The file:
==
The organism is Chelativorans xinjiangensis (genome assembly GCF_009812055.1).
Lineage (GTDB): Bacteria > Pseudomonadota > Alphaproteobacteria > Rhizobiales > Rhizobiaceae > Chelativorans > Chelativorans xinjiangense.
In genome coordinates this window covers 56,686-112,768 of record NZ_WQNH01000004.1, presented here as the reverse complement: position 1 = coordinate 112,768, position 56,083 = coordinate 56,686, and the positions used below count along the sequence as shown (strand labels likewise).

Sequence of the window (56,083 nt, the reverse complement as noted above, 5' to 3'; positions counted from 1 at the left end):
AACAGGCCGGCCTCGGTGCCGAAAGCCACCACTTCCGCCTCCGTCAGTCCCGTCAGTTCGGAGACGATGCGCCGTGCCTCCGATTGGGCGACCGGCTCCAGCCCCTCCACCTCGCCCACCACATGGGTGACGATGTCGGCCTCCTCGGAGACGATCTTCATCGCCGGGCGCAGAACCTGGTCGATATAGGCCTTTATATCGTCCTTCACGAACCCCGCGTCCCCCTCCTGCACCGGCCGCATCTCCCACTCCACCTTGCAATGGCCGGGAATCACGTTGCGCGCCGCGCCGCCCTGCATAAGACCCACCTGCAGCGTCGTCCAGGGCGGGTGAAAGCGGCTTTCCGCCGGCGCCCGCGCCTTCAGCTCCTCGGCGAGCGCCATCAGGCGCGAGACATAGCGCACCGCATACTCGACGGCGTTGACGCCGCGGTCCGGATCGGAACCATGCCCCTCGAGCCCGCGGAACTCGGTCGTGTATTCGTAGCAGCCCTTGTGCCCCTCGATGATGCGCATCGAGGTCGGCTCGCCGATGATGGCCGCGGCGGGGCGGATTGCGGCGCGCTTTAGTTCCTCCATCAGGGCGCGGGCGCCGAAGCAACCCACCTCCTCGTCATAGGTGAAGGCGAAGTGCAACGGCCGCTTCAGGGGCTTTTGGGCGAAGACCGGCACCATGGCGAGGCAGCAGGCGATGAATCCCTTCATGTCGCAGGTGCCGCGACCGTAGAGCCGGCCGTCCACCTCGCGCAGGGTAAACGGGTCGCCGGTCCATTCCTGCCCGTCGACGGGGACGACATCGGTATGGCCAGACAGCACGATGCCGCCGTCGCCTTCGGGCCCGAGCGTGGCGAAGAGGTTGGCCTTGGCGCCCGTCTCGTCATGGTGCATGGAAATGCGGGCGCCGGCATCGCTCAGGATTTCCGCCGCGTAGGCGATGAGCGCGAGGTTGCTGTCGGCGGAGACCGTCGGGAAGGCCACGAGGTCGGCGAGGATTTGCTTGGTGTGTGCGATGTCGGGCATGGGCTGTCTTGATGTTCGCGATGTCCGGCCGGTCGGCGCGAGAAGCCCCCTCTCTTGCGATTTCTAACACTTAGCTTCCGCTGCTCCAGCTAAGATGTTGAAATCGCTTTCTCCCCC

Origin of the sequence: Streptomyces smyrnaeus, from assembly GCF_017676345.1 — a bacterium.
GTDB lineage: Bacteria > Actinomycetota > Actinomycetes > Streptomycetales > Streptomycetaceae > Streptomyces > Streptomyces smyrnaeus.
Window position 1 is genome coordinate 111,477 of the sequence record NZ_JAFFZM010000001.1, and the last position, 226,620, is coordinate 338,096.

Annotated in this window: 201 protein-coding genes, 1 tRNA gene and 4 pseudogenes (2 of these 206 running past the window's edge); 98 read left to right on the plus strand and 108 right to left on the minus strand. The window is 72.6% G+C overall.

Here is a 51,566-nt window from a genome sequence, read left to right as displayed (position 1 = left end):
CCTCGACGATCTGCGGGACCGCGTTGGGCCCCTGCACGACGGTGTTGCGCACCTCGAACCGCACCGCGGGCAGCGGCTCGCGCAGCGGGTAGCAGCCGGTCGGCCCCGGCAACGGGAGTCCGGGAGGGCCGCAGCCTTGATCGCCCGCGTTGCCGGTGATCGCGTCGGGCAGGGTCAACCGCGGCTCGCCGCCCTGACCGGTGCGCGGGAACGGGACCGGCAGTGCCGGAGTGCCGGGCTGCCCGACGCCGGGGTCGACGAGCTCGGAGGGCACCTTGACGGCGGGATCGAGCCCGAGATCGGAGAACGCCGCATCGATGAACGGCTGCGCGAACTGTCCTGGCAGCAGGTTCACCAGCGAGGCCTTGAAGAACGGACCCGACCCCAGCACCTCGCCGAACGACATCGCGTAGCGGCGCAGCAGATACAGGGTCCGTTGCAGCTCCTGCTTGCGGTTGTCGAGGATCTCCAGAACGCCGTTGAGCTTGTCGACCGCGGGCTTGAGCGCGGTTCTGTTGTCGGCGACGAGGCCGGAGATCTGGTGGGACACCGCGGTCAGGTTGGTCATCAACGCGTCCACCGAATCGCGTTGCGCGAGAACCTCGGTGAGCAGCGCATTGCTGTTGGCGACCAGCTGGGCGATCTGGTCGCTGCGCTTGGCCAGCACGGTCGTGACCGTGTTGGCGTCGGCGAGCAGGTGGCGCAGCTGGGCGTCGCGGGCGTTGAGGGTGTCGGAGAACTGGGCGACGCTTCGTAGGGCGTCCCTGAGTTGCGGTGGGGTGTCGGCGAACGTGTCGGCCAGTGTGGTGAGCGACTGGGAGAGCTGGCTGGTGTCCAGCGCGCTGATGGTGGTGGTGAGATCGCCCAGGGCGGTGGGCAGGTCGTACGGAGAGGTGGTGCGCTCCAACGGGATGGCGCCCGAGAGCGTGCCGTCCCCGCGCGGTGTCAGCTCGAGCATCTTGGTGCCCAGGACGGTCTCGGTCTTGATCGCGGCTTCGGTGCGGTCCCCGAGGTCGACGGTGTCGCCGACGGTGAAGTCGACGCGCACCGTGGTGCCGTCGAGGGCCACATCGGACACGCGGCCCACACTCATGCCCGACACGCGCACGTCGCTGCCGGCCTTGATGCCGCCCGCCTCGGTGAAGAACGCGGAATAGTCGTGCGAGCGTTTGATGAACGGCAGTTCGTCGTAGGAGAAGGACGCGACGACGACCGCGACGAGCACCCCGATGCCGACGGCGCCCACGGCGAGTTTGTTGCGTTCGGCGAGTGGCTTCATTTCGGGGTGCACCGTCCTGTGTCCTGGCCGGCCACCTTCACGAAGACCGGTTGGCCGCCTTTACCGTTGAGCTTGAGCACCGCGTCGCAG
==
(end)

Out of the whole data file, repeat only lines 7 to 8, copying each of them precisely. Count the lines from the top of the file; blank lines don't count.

GTDB lineage: Bacteria > Actinomycetota > Actinomycetes > Streptomycetales > Streptomycetaceae > Streptomyces > Streptomyces smyrnaeus.
Window position 1 is genome coordinate 111,477 of the sequence record NZ_JAFFZM010000001.1, and the last position, 226,620, is coordinate 338,096.